John Paulk, an icon of the "ex-gay" movement who long claimed to be "cured" of his homosexuality, has officially announced he is still gay and is "truly, truly" sorry for the harm he caused.
In a formal, public apology Wednesday, Paulk said, "For the better part of ten years, I was an advocate and spokesman for what’s known as the 'ex-gay' movement, where we declared that sexual orientation could be changed through a close-knit relationship with God, intensive therapy and strong determination. At the time, I truly believed that it would happen. And while many things in my life did change as a Christian, my sexual orientation did not."
Paulk's new view that so-called "reparative therapy" is harmful echoes the opinion of every major medical and psychiatric association in the U.S., which view "gay cures" as "inappropriate, unethical and inhumane."
"Today, I do not consider myself 'ex-gay,'" said Paulk. "And I no longer support or promote the movement. Please allow me to be clear: I do not believe that reparative therapy changes sexual orientation; in fact, it does great harm to many people."
Paulk also announced his 20-year marriage to "ex-gay" woman Anne Paulk is ending. In 1999, the pair wrote a book called Love Won Out: How God's Love Helped Two People Leave Homosexuality and Find Each Other. They also starred in two films, The Gay Agenda and Gay Rights, Special Rights, denounced by many as homophobic.
After the book was released, Paulk appeared on Oprah, Good Morning America, and on the cover of Newsweek. The pair toured the country promoting reparative therapy. Paulk also wrote Not Afraid To Change: The Remarkable Story Of How One Man Overcame Homosexuality.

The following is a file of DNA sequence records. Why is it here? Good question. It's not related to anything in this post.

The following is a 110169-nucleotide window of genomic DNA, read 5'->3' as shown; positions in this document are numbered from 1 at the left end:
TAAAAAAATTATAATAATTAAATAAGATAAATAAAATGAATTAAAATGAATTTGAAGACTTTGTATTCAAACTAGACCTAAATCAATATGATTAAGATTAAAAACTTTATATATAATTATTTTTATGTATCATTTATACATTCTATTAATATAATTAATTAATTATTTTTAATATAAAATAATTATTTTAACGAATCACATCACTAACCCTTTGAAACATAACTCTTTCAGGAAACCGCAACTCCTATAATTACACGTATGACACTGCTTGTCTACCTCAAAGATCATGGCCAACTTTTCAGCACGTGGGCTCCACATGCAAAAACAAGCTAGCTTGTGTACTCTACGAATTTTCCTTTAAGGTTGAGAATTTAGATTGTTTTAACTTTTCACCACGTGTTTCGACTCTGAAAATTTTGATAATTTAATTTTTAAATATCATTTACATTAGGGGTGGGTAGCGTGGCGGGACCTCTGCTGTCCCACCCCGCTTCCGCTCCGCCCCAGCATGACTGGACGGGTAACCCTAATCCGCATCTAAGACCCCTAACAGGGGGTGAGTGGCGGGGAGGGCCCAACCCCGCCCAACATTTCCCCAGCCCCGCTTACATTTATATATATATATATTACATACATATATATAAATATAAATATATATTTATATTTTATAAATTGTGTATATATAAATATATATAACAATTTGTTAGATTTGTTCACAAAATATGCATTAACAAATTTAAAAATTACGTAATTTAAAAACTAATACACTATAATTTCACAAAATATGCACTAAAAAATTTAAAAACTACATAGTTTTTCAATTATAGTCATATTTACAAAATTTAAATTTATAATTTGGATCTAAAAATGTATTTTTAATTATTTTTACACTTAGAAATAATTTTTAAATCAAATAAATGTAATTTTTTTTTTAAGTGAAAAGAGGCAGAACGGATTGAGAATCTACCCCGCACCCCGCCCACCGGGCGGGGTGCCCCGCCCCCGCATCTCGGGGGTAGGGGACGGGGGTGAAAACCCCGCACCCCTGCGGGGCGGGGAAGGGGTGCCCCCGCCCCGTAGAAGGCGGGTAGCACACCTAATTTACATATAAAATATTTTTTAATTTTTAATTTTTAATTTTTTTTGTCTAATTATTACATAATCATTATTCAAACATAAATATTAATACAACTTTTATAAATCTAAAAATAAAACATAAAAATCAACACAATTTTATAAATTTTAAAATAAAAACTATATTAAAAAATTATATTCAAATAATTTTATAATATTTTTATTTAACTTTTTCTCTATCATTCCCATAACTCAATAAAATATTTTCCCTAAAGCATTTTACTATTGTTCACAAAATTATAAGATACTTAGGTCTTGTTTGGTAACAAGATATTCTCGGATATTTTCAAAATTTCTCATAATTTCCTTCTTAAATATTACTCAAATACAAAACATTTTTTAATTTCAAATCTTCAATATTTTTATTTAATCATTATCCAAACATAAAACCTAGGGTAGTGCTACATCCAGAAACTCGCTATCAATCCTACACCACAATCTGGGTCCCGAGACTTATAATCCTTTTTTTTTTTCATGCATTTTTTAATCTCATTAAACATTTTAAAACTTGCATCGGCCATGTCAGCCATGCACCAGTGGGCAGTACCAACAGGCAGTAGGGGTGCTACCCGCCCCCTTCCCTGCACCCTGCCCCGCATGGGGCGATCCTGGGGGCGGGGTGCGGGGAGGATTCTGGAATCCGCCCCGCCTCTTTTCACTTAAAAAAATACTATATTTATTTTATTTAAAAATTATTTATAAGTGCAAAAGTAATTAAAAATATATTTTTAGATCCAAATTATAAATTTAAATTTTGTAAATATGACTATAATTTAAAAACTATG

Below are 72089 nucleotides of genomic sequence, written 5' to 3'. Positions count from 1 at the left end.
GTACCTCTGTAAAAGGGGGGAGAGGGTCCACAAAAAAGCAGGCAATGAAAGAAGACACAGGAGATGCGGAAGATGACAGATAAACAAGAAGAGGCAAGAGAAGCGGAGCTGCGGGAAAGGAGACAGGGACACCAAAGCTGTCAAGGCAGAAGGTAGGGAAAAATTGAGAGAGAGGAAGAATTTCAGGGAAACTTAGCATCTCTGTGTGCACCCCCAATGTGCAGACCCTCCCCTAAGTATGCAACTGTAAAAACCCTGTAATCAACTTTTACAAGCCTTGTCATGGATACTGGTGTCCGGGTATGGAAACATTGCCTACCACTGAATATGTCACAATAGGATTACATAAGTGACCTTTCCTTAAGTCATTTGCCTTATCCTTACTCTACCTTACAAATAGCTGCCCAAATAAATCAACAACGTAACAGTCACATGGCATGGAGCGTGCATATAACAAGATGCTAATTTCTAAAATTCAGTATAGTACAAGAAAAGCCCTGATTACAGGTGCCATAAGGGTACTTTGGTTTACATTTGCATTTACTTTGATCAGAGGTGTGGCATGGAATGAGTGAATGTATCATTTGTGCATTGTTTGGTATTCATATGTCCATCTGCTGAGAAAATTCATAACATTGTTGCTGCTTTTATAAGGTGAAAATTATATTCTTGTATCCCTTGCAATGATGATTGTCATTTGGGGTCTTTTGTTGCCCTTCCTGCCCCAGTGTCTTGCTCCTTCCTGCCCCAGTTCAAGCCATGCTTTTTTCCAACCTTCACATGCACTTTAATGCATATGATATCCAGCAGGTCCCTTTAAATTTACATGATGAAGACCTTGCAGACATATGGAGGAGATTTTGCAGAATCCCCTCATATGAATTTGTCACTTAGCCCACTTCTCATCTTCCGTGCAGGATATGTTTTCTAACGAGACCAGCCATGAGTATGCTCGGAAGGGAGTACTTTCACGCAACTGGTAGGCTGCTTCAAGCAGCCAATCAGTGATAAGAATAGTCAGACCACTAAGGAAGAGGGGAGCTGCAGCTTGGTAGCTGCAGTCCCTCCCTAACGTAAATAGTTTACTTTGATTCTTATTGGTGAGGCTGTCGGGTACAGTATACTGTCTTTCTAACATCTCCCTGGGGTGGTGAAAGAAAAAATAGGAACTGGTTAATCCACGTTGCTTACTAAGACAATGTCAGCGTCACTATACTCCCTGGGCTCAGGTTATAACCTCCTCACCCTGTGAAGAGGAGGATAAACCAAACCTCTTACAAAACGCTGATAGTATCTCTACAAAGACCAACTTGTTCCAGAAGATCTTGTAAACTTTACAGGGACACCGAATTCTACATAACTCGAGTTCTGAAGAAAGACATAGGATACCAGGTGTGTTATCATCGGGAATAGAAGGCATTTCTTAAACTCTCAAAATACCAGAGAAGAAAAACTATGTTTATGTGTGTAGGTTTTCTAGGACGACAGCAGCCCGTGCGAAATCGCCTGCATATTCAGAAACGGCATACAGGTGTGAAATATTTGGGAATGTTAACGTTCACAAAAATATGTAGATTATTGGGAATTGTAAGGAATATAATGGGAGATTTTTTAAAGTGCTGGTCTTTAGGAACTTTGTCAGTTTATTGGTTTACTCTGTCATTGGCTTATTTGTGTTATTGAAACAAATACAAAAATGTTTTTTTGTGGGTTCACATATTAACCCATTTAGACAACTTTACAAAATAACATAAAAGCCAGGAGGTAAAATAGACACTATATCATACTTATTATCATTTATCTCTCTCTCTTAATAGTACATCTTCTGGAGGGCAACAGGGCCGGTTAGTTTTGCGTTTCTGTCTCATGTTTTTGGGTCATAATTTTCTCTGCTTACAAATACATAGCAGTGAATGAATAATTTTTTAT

Anne Paulk is continuing her work in "ex-gay" activism. She released a statement acknowledging the divorce and encouraged people to pray for John.
Paulk was chairman of the board at Exodus International from 1995 to 2000, an organization that advocates for "freedom from homosexuality through the power of Jesus Christ." He was also founder of Focus on the Family’s "Love Won Out" initiative, a quarterly "ex-gay" symposium.
Exodus International posted a euphemistic response to the incident, acknowledging Paulk no longer supports "reparative therapy" but not mentioning he is gay. Focus on the Family has not yet commented.
At the height of his activism in 2000, Paulk was photographed in a Washington, DC gay bar. The incident was a major embarrassment for Focus on the Family and Exodus International, and he was forced to step down amid the controversy. At the time, Focus on the Family spokesperson Julie Niels said the incident was a "significant lapse in judgement but not a lapse in heterosexuality ... the reality is that John has 1,000% left homosexuality."
While many gay rights activists are celebrating Paulk's change of heart as a victory for the movement, some are still conflicted and angry. They blame him for contributing to harmful stereotypes and to the rash of suicides among gay teens in the U.S.
LGBTQ activist Roey Thorpe said that "John Paulk isn't just a conflicted man who hasn't been able to reconcile his sexuality with his faith — we are all sympathetic to that and many of us have had that struggle. This is different. Thousands of young people have been forced into religious conversion programs, shamed into believing they are sinners. Families have been encouraged to reject their children, and queer kids end up on the streets or committing suicide. Others live silently, filled with shame ... I have dear friends who have been through hell and are still exiled from their families because of John Paulk."
Paulk now runs a successful catering company and recently donated money to AIDS advocacy organizations. He says he wants to leave the public eye until he can contribute to the community.
"From the bottom of my heart I wish I could take back my words and actions that caused anger, depression, guilt and hopelessness," Paulk said. "In their place I want to extend love, hope, tenderness, joy and the truth that gay people are loved by God."